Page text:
Exercise Transglobe launched in Gosport

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The Independent Online

They call it Exercise Transglobe, but it will be war on the water when three identical 67-foot yachts, one Royal Navy, one Royal Air Force and one Army, line up in Sydney Harbour on 26 December for the 630-mile Sydney to Hobart Race.

They were in Gosport, Hampshire yesterday to launch a project that will see all three yachts go round the world in 13 stages, always crewed services personnel and combining out and out racing, adventure training, and opportunities for those injured or damaged by war and other traumatising experiences in the course of their jobs.

The travel bill alone has come to nearly £500,000, all of it raised by the 550 people who will take up crew slots or by some specialised charities. The timing – it all starts in July this year and will take a year to complete – has not made it easy to raise sponsorship.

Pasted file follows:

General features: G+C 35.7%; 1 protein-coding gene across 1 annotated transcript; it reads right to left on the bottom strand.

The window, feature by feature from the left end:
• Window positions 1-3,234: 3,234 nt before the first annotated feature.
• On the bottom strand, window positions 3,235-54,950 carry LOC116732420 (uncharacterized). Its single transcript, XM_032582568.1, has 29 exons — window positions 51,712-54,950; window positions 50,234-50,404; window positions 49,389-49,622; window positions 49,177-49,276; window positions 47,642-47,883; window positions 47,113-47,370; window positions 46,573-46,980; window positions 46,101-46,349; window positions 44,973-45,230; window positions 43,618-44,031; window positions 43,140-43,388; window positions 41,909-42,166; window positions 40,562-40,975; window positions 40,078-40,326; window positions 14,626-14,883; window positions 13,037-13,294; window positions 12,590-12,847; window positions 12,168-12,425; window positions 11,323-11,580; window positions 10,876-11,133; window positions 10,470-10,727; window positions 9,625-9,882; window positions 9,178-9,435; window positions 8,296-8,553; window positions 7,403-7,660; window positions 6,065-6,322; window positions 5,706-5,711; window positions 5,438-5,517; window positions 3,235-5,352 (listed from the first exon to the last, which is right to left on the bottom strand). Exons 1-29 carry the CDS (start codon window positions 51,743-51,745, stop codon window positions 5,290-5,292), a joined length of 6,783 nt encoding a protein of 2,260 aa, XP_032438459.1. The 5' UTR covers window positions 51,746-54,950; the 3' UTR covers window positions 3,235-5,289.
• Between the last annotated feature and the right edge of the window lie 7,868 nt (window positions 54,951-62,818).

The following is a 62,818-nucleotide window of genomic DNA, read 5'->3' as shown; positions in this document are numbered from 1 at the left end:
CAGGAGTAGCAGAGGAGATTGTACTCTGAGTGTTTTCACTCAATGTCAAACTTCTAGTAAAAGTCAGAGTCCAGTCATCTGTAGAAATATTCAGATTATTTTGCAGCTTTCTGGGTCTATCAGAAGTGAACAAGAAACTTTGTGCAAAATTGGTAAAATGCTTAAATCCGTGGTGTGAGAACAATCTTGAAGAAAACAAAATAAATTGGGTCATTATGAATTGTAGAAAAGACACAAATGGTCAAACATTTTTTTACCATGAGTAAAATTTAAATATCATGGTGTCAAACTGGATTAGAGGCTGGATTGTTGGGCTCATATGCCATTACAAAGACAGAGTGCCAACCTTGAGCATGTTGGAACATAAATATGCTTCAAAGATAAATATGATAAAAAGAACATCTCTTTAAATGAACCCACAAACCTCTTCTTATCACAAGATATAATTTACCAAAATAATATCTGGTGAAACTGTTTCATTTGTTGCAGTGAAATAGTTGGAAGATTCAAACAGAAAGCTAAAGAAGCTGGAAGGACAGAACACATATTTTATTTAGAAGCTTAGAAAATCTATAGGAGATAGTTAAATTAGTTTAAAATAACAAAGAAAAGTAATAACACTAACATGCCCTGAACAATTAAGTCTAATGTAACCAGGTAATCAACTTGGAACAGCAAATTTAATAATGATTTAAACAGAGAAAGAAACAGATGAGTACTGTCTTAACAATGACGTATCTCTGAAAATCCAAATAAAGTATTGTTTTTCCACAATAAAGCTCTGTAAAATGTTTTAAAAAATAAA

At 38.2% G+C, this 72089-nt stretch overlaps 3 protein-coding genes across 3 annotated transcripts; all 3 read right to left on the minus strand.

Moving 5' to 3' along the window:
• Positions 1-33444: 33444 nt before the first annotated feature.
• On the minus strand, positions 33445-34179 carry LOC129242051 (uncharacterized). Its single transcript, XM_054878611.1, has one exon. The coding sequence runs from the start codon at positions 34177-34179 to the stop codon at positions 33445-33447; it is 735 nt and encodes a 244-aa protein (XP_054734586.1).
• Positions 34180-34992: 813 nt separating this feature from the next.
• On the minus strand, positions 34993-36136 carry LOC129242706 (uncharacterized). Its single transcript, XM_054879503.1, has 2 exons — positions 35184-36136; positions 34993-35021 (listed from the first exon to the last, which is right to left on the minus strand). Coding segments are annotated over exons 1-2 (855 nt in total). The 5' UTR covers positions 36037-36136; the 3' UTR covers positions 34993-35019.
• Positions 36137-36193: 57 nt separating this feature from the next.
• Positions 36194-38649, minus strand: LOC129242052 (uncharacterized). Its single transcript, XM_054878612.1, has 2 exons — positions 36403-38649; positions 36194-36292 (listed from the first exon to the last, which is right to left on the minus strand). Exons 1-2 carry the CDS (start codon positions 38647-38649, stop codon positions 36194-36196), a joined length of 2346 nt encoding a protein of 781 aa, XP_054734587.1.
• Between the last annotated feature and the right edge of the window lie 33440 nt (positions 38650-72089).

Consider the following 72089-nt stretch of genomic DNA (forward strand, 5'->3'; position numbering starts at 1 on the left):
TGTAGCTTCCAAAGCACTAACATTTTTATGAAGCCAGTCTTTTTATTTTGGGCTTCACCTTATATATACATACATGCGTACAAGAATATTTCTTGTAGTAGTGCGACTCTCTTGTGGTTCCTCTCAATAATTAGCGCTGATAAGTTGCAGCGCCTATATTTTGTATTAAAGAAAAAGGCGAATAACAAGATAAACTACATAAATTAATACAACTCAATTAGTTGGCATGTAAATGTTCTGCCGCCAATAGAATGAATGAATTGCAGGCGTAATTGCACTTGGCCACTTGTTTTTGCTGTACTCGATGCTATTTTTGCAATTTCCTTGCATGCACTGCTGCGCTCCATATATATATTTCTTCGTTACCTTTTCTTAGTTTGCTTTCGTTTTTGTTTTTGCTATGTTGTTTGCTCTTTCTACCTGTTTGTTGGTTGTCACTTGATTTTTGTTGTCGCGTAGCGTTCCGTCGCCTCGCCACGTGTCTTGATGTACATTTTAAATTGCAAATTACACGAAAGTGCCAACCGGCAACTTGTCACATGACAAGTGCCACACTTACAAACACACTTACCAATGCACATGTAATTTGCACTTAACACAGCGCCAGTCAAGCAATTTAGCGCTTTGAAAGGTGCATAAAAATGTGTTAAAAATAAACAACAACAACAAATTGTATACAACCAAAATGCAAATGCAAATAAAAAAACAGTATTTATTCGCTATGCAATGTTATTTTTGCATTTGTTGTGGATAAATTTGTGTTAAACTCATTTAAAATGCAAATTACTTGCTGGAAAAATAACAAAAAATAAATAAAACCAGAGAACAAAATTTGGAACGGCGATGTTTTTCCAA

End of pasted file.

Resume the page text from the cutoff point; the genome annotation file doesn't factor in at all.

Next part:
Some has come from the Gill, the marine clothing company and its ceo, Nick Gill, plans to complete three legs, and personal locator beacons have been supplied by McMurdo but the project is largely self-supporting.

The second race leg is from Antigua to Charleston and will see four patients from the Headley Court medical facility on each of the three yachts. There could also be one on each of the other legs, which start with a run down to Lanzarote, across the Atlantic to Rio de Janeiro and then back across to Cape Town.

It is expected that members of 45 Commando of the Royal Marines will join the navy yacht from Cape Town through the Southern Ocean to Fremantle, Western Australia and, after Hobart, the yachts go on to Auckland, Montevideo, and Antigua. The last leg is from Boston back to Gosport.

While each yacht is assigned to a single service, the crews will be mixed in terms of ability, age and gender. There will also be cadets.

Introducing the project, Capt. Nick Fletcher (RN) remembered that the involvement of the services goes all the way back to the inauguration of the Whitbread Round the World Race in 1973, now the Volvo Ocean Race. Sailing yachts around the world had, he said, been a most valuable part of services training.